Two Friends: Susan B. Anthony and Frederick Douglass by Dean Robbins. Illustrated by Sean Qualls and Selina Alko. Orchard / Scholastic, 2016
Susan B. Anthony and Frederick Douglass each had a significant impact on America in their own right, but the two also became friends when they were both living in Rochester, New York, in the mid-1800s. There is a statue in Rochester of the two of them having tea, and Madison author Dean Robbins has imagined what that meeting might have been like and what they might have talked about based on their mutual interest in fighting for civil rights. The text also serves as an introduction to both Anthony and Douglass as people and as change agents in American history. Mixed-media illustrations are at once playfully inventive and historically respectful. © Cooperative Children’s Book Center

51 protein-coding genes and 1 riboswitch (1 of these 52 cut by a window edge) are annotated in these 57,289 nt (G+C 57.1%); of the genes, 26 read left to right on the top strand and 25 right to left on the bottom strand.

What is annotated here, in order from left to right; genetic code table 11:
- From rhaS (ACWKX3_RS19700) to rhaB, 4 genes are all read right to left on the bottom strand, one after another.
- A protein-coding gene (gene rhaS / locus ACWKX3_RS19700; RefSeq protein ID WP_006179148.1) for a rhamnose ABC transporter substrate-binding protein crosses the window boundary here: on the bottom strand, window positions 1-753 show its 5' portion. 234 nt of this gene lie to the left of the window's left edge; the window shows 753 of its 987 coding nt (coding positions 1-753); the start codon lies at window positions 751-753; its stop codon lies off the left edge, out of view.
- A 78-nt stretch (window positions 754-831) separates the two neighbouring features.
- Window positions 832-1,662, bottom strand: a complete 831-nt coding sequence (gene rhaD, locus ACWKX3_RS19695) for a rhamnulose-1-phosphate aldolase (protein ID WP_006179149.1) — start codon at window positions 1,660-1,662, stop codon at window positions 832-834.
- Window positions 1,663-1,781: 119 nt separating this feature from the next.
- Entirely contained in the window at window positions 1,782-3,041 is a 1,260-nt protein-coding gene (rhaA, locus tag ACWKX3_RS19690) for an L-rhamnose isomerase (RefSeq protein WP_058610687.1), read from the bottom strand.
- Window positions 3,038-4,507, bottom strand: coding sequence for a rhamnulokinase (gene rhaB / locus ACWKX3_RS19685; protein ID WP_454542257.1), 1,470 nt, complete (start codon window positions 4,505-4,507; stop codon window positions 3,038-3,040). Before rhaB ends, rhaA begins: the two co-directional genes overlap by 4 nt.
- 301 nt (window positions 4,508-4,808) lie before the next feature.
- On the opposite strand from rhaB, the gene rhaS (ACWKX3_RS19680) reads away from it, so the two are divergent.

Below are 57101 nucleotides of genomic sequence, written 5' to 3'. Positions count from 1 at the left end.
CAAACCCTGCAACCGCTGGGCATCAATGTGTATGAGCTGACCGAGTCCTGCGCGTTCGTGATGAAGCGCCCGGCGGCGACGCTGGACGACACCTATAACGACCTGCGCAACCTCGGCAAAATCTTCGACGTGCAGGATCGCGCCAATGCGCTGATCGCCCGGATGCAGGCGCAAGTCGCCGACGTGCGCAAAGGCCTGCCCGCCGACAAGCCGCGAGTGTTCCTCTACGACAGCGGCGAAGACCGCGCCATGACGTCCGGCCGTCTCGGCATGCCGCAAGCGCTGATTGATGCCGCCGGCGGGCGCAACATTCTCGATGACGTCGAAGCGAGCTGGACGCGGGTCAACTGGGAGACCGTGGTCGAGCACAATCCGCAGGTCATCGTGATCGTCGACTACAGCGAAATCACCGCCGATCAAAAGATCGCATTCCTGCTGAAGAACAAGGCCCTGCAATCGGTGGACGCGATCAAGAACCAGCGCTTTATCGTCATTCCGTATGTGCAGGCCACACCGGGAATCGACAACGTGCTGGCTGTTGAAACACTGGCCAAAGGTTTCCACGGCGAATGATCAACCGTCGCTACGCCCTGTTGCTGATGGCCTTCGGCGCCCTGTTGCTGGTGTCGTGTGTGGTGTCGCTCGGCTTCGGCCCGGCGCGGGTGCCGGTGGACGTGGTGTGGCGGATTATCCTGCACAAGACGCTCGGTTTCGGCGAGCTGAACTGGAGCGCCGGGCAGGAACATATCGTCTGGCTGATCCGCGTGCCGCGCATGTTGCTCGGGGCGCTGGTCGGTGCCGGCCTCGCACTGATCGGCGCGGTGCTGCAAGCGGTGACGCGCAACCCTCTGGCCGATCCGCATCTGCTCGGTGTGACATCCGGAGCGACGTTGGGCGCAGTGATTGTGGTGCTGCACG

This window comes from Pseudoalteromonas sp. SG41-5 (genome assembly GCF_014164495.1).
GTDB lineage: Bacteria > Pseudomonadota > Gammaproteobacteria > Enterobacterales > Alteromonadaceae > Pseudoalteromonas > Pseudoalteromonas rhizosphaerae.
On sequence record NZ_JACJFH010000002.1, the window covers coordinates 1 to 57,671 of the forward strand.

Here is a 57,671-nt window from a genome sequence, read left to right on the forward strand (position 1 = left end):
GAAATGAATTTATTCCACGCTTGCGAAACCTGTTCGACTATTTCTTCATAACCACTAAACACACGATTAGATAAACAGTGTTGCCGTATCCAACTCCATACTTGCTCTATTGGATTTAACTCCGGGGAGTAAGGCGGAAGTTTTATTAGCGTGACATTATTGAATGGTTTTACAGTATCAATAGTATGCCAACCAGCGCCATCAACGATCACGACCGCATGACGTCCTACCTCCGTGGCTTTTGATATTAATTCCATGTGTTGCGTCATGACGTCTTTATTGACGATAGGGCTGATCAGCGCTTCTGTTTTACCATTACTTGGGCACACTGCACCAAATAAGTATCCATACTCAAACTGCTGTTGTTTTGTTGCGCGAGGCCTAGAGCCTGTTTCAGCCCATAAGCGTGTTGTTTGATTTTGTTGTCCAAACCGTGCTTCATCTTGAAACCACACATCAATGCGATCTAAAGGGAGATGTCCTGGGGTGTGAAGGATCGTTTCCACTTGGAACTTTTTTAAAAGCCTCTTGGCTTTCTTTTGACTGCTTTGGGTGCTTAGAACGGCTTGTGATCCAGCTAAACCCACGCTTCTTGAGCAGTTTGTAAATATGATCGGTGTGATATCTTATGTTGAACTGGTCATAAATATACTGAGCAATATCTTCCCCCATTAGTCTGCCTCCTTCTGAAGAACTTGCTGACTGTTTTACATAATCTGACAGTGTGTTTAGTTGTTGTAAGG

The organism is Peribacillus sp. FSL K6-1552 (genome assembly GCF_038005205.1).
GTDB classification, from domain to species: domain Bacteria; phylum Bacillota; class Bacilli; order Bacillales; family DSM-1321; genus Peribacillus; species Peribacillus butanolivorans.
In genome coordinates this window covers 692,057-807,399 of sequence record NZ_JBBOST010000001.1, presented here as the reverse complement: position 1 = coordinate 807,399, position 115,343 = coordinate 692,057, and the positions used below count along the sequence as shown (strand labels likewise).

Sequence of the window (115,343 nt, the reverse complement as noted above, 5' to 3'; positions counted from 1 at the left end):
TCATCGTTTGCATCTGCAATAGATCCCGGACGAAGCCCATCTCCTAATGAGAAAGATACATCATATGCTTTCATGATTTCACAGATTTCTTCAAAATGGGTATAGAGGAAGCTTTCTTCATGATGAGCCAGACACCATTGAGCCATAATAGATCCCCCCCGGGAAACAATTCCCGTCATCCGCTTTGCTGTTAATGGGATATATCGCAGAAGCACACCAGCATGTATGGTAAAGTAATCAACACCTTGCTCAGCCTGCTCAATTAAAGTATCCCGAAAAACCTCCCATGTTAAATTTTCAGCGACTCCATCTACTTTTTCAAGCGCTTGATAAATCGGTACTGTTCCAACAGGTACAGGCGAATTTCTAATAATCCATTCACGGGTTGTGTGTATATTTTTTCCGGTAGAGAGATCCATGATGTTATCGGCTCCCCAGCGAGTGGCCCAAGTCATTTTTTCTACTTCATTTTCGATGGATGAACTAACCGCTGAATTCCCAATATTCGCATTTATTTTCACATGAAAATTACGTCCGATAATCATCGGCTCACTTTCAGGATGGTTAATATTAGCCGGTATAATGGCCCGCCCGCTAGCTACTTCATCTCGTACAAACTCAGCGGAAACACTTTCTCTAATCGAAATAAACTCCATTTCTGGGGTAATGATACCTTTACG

Start some conversation with these discussion prompts:
- Why were Susan and Frederick friends? What did they have in common? In what ways were they different? How did they help each other?
- How do the author and the illustrator show that words are important in this story?
- What do the two candles symbolize?